Stalled North Carolina Sports Betting Bill Finds New Life
After months of stalled efforts, legislators in North Carolina have movement on a bill that would allow sports betting on tribal land but not inside the remainder of the state.
Senate Bill 154 moved out of a final committee in the state House this week after the House’s Commerce Committee approved the measure.
The bill now moves onto the state Senate for a hearing to determine the validity of the measure, but experts believe that the legislation is on solid ground for passage in the coming days.
In addition to sports betting, tribal land casinos would also gain the opportunity to permit horse wagering on their premises as well.
The bill specifically grants sports betting permission to the Eastern Band of Cherokee casinos in the cities of Cherokee and Murphy.
Lawmakers were quick to point out that the bill doesn’t create a betting expansion in the state but rather grants permission to the tribal areas that have requested for sports wagering.
“We’re not asking you this morning to legalize sports betting and gambling in North Carolina, we’re simply asking you to add this to the list of the games that are allowed at tribal casinos,” Rep. Kevin Corbin said.
Legally, the tribal casinos were allowed to expand their gaming offerings to sports betting for their customers due to the Supreme Court legalization decision of 2018.
Other lawmakers felt that the Eastern Band of Cherokee tribe was the perfect partner to start this limited legalization of sports betting in North Carolina.
“The Eastern Band have been extremely good stewards of the revenue generated from their gaming operations,” Sen. Jim Davis said.
Even with just two locations, early estimates place the annual revenue to the state around $1-$1.5 million each year from casinos.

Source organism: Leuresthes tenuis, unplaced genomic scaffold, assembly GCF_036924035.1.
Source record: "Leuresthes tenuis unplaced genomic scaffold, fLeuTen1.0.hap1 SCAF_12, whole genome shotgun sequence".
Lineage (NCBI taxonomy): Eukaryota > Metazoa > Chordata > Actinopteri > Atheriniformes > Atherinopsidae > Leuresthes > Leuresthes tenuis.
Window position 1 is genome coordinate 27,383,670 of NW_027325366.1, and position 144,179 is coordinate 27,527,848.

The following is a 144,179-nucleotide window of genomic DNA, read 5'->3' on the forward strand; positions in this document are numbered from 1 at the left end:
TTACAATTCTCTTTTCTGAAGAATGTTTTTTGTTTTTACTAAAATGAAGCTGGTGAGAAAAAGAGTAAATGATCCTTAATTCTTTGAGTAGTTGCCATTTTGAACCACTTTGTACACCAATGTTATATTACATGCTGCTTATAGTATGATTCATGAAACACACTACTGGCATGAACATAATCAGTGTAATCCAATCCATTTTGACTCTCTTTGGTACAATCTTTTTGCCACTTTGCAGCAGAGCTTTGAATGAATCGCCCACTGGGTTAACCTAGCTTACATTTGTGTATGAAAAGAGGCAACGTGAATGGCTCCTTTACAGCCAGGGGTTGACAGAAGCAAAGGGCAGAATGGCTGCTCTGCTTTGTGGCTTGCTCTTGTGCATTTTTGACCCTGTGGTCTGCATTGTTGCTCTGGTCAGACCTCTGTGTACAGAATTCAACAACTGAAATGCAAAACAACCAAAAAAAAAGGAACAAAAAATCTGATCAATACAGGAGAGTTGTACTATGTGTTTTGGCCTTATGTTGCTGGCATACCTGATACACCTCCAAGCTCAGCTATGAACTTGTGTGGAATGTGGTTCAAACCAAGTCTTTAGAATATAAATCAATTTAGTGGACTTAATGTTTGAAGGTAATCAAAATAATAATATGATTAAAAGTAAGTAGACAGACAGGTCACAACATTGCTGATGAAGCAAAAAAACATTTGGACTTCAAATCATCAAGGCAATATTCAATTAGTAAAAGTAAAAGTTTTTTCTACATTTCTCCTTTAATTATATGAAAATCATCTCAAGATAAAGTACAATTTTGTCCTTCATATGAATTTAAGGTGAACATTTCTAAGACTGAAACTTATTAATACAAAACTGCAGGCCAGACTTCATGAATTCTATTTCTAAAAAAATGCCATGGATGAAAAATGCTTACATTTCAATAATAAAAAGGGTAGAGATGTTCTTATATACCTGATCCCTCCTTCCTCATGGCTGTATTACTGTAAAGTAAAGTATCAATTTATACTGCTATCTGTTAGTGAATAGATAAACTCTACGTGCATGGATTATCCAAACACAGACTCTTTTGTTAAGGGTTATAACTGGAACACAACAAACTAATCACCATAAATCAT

Why Did SB154 Stall?
Senate Bill 154 passed in early April by a vote of 42-7, making most insiders believe that the measure was a slam dunk for signing by Governor Roy Cooper.
But rather than moving on, the legislation stalled due to confusion among lawmakers when a second sports betting bill was introduced in the state.
As North Carolina watched six other states approve some form of sports betting, SB154 languished and appeared to be dead on arrival.
“We did not see the other bill coming and were kind of blindsided by the fact that it held our bill up,” Corbin told Legal Sports Report.
“The problem was that people thought we should have a discussion on if we are going to study sports betting before we let it out.”
The bill that caused the confusion was House Bill 929 that looked to create a North Carolina Gaming Commission to oversee the expansion of sports betting in the state.
The new commission would have regulated daily fantasy sports from companies like DraftKings and FanDuel plus studied sports betting on a grander scale in the state.
Now that the confusion is cleared up, SB154 can gain further steam although other committee will soon take a look at the measure.
The bill’s fate could ultimately fall in the hands of Gov. Cooper, who has not indicated if he will sign the legislation into law if given the chance.